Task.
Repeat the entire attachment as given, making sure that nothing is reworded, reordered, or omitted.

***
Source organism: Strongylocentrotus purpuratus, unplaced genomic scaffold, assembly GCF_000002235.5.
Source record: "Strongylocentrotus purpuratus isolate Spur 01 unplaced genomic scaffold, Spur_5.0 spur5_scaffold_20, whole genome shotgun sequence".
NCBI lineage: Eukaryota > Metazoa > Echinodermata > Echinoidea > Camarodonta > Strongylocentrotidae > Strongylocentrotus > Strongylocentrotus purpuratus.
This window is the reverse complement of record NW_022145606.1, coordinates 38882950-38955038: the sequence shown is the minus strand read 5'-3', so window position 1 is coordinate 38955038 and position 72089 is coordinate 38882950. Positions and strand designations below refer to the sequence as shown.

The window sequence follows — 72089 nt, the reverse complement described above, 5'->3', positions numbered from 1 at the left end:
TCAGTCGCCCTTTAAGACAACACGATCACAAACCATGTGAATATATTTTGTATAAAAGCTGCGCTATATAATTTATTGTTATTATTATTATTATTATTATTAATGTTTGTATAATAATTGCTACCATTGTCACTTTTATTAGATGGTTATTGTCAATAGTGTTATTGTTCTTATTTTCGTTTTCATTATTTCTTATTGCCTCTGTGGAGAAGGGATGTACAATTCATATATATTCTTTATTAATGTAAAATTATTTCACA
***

Source organism: Strongylocentrotus purpuratus, unplaced genomic scaffold, assembly GCF_000002235.5.
Source record: "Strongylocentrotus purpuratus isolate Spur 01 unplaced genomic scaffold, Spur_5.0 spur5_scaffold_20, whole genome shotgun sequence".
NCBI lineage: Eukaryota > Metazoa > Echinodermata > Echinoidea > Camarodonta > Strongylocentrotidae > Strongylocentrotus > Strongylocentrotus purpuratus.
This window is the reverse complement of record NW_022145606.1, coordinates 38882950-38955038: the sequence shown is the minus strand read 5'-3', so window position 1 is coordinate 38955038 and position 72089 is coordinate 38882950. Positions and strand designations below refer to the sequence as shown.

The window sequence follows — 72089 nt, the reverse complement described above, 5'->3', positions numbered from 1 at the left end:
TCAGTCGCCCTTTAAGACAACACGATCACAAACCATGTGAATATATTTTGTATAAAAGCTGCGCTATATAATTTATTGTTATTATTATTATTATTATTATTAATGTTTGTATAATAATTGCTACCATTGTCACTTTTATTAGATGGTTATTGTCAATAGTGTTATTGTTCTTATTTTCGTTTTCATTATTTCTTATTGCCTCTGTGGAGAAGGGATGTACAATTCATATATATTCTTTATTAATGTAAAATTATTTCACA